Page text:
The weather has finally started to turn chilly. A good way to keep warm is to get out into the garden and do some much needed weeding, of course, which is what we’ll soon be doing down at the Quay. We spotted several yellow fruits on the quince tree back in August, but a fleeting visit the other day revealed a lot more than we’d first thought – all looking rather fulsome and splendid!
As previously reported in August the crab apple tree is covered with fruit, so we should have some lovely colour in the Quay garden going into Autumn.
A little bit of rain didn’t deter us during our Friday Tidy…
At Roy’s, we split the snowdrops and planted a few miniature tulips. Down at the Kingfisher beds we trimmed back a few of the leggier plants in the nectar bed, just to neaten things up a bit – and then discussed what to do with the ‘edible’ bed. We have big plans for the next month or two – a revamp on the scale of the nectar bed is long overdue!
After a very welcome cup of tea (big thank you to the Kingfisher for that – it was just what we needed to take the chill off!) we headed round to the Quay, to have a look and make some notes. Lovely to see buds on the trees and bushes – it’s all very green at the moment (the wild strawberries are rampant….) with a splash of bright yellow, but it shouldn’t be too long before we get some more colour in there too.
Well, we haven’t been completely idle, even if the blog has been badly neglected! Among other things, bulbs and a few new plants have been added to the Kingfisher bed and a bit of weeding has gone on. There are shoots coming up, and there is some welcome colour to brighten up the (last of…?) the winter months.
So, as Friday 13th approaches (and no, we are not in the least superstitious) we aim to do a round up of what needs to be done in each of the areas we maintain. We will meet at the tubs at the back of Roys at 10:00 and then make our way on to the Kingfisher beds, and finish at the Quay. We hope you can join us at one or all of the sites.
Three posts in one day? Only because we wanted to share the pictures taken today by another of our team when she was down at the Quay doing her own Friday Tidy there.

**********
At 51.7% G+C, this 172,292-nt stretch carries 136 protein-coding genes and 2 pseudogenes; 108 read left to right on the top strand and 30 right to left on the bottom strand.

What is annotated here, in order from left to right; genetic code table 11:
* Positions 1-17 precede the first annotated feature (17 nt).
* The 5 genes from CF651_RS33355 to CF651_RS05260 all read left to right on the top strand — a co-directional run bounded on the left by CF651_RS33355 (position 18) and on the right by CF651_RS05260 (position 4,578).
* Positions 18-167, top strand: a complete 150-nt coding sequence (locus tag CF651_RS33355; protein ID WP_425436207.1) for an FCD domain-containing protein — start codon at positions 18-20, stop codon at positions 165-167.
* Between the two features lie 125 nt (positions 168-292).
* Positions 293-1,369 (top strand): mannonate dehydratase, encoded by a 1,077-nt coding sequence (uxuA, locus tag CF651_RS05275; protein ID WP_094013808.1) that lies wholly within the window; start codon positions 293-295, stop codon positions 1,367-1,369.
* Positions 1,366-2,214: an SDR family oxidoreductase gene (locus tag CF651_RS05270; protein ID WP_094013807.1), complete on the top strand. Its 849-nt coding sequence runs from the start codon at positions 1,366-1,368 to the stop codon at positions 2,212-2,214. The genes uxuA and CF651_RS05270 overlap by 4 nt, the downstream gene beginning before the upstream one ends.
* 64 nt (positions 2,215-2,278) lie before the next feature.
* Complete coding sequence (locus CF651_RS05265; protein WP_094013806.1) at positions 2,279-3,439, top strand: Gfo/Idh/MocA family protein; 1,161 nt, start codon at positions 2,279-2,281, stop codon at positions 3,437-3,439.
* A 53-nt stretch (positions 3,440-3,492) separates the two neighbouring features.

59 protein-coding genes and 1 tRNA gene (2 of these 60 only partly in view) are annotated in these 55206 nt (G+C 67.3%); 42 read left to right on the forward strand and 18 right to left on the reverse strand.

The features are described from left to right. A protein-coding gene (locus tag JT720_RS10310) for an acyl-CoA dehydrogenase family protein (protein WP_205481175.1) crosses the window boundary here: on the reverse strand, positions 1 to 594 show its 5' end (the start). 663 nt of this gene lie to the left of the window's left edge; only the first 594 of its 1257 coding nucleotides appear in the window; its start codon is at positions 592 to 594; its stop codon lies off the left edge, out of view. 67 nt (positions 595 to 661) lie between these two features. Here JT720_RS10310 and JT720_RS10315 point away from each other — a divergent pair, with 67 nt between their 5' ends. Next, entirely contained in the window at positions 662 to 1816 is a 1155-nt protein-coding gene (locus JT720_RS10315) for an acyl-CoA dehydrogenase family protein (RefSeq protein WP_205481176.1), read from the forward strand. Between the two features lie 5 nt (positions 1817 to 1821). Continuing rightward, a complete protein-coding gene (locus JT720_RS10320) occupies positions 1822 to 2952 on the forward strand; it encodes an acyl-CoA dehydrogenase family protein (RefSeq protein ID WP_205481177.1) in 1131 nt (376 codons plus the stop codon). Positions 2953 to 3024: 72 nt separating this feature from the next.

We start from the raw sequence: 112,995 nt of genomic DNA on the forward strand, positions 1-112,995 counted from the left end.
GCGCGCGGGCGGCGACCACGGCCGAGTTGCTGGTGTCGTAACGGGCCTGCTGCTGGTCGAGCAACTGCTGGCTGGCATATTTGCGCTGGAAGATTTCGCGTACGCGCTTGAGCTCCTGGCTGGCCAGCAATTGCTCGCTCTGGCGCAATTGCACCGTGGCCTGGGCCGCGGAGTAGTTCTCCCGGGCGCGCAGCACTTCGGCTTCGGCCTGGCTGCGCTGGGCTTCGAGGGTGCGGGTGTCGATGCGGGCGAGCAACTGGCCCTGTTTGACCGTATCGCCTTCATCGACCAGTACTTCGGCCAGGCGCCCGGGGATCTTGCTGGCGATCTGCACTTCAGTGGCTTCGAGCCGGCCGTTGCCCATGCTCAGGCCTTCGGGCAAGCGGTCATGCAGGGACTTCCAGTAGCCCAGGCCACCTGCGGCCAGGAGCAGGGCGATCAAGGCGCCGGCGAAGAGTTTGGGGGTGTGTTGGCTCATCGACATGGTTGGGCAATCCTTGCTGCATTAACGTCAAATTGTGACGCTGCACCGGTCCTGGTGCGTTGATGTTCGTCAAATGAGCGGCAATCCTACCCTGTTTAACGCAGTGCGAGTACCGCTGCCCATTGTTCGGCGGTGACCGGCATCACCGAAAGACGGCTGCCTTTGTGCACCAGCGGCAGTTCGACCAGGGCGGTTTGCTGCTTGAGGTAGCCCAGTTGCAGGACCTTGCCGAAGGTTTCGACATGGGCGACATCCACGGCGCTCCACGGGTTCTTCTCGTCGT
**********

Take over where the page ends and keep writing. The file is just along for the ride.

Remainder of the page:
Apparently there are very few sunflowers this year, but lots of poppies and alpine strawberries, as well as the fruit trees and bushes. All of the rain we’ve had has not stopped the soil turning to dust now that the sun is out, but it’s all still looking good.
Thank you to everyone who managed to tear themselves away from the buzz at St Peter’s and came over to say hello at the Town Hall – and a very warm welcome to all those who picked up a card, and are visiting our blog for the first time.
St Peter’s 2 March 2019
We are a small group who aim to make Sudbury greener, using sustainable planting in areas that have been slightly neglected in the past. If you scroll down (or perhaps go to the beginning of the blog and work your way forwards) you will see a little bit more about the sorts of things we’ve been doing over the past five years. You will also find information there about other groups and individuals around town who are trying to make a difference by planting up forgotten corners or picking up litter.
We meet on the first Friday of the month at one of our sites in town. By clicking on the ‘follow’ button (near the bottom on the right) you will receive the blog post by email, letting you know where to meet, and about any other events we think might interest you. We will not bombard you with emails (usually only one a month) and we never share your information with anyone else. Of course, you can also just check in every so often to see what we’re doing.
Quay Theatre tidy-up
At our last Friday Tidy we were heartened to see that the buds are coming out on the fruit bushes and trees at the Quay car park garden – they have all survived!
Our next task is to clear the wildflower bed at the Kingfisher car park, and refill with even more nectar-rich plants – pollinators need our help!
Pollinators: decline in numbers
There is evidence that bees and other pollinator populations are less healthy and abundant than they have been. If action is not taken, pollinator declines will have serious implications for food production and the ornamental garden, since many plants rely on bees and other insects, such as hoverflies to transfer pollen from one flower to another in order to set fruits and seeds.
You can read the rest of this RHS article by clicking here.
If you can use a trowel, secateurs, a fork or a spade, do join us! You need not ‘sign up’, just turn up for half an hour or a couple of hours – we would be delighted to see you!